What is Sclerotherapy?
Sclerotherapy is a popular method for eliminating varicose veins and superficial telangiectasias ("Spider veins") in which a solution , called a "sclerosing agent," is injected into the veins.
Does Sclerotherapy Work for Everyone?
The majority of persons who have sclerotherapy performed will be cleared or at least see good improvement. Unfortunately, however, there is no guarantee that sclerotherapy will be effective in every case. Approximately 10% of patients who undergo sclerotherapy have poor to fair results ("poor results" means that the veins have not totally disappeared after six treatments). In very rare instances the patient's condition may become worse after sclerotherapy treatment.
How Many Treatments Will I Need?
The number of treatments needed to clear or improve the condition differs from patient to patient, depending on the extend of varicose and spider veins present. One to six or more treatments may be needed; the average is three to four. Individual veins usually require one to three treatments.
What Are The Most Common Side Effects?
The most common side effects experienced with sclerotherapy treatment include the following:
1. Itching. Depending on the type of solution used, you may experience mild itching along the vein route. This itching normally lasts 1 to 2 hours but may persist for a day or so.
2. Transient hyperpigmentation. Approximately 10% of patients who undergo sclerotherapy notice discoloration (light brown streaks) after treatment. In almost every patient the veins become darker immediately after the procedure. In rare instances this darkening of the vein persists for 4 to 12 months.
3. Sloughing. Sloughing occurs in less than 1% of the patients who receive sclerotherapy. Sloughing consists of a small ulceration at the injection site that heals slowly over 1 to 2 months. A blister may form, open, and become ulcerated. The scar that follows should return to normal color. This occurrence usually represents injection into or near a small artery and is no preventable.
4. Allergic reactions. Very rarely a patient may have an allergic reaction to the sclerosing agent used. The risk of an allergic reaction is greater in patients who have a history of allergies.
5. Pain. A few patients experience moderate to severe pain and some bruising, usually at the site of the injection. The veins may be tender to the touch after treatment, and an uncomfortable sensation may run along the vein route. This pain is usually temporary, in most cases lasting 1 to at most 7 days.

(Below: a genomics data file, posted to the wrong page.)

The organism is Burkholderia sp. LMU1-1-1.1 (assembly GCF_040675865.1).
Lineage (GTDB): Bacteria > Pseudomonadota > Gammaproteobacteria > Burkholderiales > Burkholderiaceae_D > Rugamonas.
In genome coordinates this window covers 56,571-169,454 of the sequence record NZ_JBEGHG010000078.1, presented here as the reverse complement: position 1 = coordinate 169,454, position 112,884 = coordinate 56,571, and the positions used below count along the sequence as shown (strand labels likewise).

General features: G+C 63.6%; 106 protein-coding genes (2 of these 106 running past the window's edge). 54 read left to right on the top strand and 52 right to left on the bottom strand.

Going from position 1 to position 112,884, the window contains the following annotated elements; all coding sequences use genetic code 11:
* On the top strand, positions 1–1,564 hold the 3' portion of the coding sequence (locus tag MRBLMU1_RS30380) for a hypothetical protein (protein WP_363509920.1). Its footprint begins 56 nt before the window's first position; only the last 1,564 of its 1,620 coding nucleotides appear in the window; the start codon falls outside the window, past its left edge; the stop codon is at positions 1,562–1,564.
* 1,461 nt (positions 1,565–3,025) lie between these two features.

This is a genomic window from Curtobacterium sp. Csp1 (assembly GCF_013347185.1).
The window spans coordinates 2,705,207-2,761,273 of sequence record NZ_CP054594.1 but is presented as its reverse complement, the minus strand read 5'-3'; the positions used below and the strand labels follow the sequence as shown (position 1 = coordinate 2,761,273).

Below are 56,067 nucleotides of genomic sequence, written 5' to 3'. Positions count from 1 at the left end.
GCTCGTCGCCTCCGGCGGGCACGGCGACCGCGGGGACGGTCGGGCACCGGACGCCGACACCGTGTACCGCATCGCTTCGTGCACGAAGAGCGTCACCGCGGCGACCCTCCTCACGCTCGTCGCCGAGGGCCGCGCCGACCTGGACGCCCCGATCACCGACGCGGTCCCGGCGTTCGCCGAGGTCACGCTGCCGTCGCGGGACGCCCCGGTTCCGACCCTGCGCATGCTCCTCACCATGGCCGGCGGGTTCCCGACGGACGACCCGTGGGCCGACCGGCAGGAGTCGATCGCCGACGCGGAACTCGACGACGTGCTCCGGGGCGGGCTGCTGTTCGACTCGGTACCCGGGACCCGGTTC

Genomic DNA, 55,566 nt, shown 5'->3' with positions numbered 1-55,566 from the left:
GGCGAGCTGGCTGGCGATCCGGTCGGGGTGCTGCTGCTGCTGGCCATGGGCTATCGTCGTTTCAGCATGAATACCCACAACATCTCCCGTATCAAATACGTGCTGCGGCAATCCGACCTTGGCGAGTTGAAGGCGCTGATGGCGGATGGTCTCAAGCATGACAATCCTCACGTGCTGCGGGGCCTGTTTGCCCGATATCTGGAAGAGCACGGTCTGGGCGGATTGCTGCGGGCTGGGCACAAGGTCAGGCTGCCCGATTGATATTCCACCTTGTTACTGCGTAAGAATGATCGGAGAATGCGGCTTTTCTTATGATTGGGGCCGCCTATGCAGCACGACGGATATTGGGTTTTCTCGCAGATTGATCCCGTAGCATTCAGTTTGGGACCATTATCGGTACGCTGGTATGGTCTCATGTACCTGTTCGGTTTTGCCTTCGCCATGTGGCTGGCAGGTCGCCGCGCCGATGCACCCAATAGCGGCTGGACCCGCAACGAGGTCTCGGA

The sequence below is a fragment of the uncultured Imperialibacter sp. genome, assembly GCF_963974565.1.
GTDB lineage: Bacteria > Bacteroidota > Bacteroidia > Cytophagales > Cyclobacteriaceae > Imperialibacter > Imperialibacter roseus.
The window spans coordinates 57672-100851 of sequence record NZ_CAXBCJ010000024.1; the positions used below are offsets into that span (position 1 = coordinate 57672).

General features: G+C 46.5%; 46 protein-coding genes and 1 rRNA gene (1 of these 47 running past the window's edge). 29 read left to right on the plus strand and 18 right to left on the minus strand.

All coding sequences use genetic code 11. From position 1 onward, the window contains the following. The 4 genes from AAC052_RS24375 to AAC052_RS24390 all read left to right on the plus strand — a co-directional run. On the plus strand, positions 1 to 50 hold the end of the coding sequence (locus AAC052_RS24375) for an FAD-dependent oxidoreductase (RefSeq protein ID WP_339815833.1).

6. Telangiectatic matting. This refers to the development of new tiny blood vessels in the treated vessel. This temporary phenomenon occurs 2 to 4 weeks after treatment and usually resolves within 4 to 6 months. It occurs in up to 18% of women receiving estrogen therapy and in 2% to 4% of all patients.
7. Ankle swelling. Ankle swelling may occur after treatment of blood vessels in the foot or ankle. It usually resolves in a few days and is lessened by wearing the prescribed support stockings.
8. Phlebitis. Phlebitis is a very rare complication, seen in approximately 1 out of every 1000 patients treated for varicose veins greater than 3 to 4 mm in diameter. The possible dangers of phlebitis include the possibility of pulmonary embolus (a blood clot to the lungs) and postphlebitis syndrome, in which the blood clot is not carried out of the legs, resulting in permanent swelling of the legs.
What Are The Possible Complications If I Do Not Have Sclerotherapy Performed?
In cases of large varicose veins (greater than 3 to 4 mm in diameter), spontaneous phlebitis and/or thrombosis may occur with the associated risk of possible pulmonary emboli. Additionally, large skin ulcerations may develop in the ankle region of patients with long-standing varicose veins with underlying venous insufficiency. Rarely these ulcers may hemorrhage or become cancerous.
Are There Other Types of Procedures To Treat Varicose Veins And Telangiectasias? What Are Their Side Effects?
Because varicose and telangiectatic leg veins are not life-threatening conditions, treatment is not mandatory in every patient. Some patients may get adequate relief of symptoms from wearing graduated support stockings. Ambulatory phlebectomy is a procedure in which certain types of veins can be removed through small surgical incisions. The complications of this procedure are similar to those of sclerotherapy with the addition of small surgical scars that naturally occur with the procedure.
Vein stripping and/or ligation may also be used to treat large varicose veins. This procedure may require a hospital stay and usually is performed while the patient is under general anesthesia. Risks of veins tripping and/or ligation include permanent nerve paralysis in a small percentage of patients, possible pulmonary emboli, and permanent scarring. General anesthesia has some associated serious risks, including the possibility of paralysis, brain damage, and death.
What If I Experience A Problem After Receiving Sclerotherapy?
If you notice any type of adverse reactions, please call your doctor immediately.